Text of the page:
News and Perspectives
by UyênThi Tran Myhre
“give your daughters difficult names. give your daughters names that command the full use of tongue. my name makes you want to tell me the truth. my name doesn’t allow me to trust anyone that cannot pronounce it right.” ― Warsan Shire
My parents didn’t plan on having me, their sixth and youngest child, but they did choose my name carefully: UyênThi. This name is special for a lot of reasons. For one, the letters in it echo the spellings of my five older siblings’ names. Its abbreviation, út, means baby of the family. Hidden in my name is my mother (turn the symbol on the “e” upside-down and you get a “v,” which is hugging the “en” of my name. Ven: my mother’s name). My dad is reflected in my name as well. He wanted it to be one word, no space: UyênThi, not Uyên Thi. Since Vietnamese is a monosyllabic language, this tends to confuse Vietnamese people outside my family. They want to shorten my name and call me Uyên or Thi.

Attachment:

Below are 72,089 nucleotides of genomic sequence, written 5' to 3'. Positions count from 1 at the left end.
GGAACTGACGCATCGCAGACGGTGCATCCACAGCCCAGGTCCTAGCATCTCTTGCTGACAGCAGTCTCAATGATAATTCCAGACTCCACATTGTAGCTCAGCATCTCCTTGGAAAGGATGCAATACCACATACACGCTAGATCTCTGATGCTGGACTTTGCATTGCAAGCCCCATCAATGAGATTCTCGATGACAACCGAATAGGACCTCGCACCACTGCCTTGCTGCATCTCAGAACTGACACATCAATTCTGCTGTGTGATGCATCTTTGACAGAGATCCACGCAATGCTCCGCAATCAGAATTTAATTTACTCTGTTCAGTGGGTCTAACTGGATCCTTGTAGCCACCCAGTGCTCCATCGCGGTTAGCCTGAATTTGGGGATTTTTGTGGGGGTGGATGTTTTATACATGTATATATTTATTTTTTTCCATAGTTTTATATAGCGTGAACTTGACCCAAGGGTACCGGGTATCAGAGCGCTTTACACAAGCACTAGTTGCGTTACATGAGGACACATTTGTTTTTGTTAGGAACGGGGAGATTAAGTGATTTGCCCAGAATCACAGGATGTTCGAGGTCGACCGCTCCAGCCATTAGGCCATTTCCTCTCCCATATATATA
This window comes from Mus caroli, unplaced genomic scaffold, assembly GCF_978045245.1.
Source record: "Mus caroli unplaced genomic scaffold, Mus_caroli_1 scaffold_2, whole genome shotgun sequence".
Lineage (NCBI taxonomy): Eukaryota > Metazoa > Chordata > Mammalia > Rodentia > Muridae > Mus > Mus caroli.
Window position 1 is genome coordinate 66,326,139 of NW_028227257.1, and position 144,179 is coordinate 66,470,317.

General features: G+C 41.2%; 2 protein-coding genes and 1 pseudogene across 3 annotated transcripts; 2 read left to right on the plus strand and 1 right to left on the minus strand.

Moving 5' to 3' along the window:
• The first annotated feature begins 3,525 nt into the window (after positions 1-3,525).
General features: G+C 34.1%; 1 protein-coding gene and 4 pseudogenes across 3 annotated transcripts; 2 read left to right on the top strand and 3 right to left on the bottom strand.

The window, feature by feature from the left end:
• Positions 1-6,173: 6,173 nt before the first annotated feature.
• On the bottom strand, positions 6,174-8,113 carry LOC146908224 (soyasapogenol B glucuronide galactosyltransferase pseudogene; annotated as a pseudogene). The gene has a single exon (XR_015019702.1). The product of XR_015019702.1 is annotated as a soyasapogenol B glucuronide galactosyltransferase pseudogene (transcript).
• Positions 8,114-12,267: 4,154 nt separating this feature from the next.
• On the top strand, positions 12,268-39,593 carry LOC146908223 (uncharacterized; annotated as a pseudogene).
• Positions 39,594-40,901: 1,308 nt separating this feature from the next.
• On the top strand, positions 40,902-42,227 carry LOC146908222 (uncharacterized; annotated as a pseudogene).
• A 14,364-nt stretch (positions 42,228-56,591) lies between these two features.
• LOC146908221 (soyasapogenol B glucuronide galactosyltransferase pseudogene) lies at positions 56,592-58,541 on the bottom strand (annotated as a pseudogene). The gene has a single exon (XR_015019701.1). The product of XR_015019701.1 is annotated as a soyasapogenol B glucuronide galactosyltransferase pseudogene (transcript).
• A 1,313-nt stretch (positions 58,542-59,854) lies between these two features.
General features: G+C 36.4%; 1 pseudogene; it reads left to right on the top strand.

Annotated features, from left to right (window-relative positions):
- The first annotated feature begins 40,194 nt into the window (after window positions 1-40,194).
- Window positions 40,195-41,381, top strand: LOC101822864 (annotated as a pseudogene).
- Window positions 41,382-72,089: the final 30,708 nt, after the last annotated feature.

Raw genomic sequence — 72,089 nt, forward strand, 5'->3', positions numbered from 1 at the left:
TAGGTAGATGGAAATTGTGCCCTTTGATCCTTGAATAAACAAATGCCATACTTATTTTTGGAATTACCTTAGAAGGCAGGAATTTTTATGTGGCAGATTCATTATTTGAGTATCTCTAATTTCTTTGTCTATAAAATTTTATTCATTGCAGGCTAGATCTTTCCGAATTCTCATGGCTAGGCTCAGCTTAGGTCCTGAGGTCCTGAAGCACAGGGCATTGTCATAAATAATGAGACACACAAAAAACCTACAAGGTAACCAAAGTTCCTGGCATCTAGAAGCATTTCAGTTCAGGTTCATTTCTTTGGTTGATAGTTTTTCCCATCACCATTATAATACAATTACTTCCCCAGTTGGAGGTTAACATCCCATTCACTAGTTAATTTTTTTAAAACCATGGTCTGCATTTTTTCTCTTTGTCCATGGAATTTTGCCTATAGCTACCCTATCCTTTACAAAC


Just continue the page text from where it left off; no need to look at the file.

American University has been seized by racial unease since a half-dozen pairs of bananas, their skins scrawled with toxic messages, were found hanging from black string nooses just after dawn early last week.
Join the U of M Libraries at Intermedia Arts for Black Memory and Imagination: An Intergenerational Conversation on Archiving Black Arts. The event is an open conversation with local intergenerational artists on preserving, celebrating, reclaiming, and reimagining Black creativity within and beyond the archive.
The Lactation Advocacy Committee is preparing a white paper about lactation on campus and is seeking stories, good or bad, about your experience with breastfeeding on campus. The committee will use personal accounts from mothers to illustrate what women go through to provide milk for babies while studying, teaching, working, and visiting. You may choose to remain anonymous. Share your story.
The Bias Response and Referral Network (BRRN) has released a one-year report to the Twin Cities campus community. The report provides background information, an analysis of incidents reported to the BRRN, and recommendations for next year. A downloadable PDF of the report can be found here.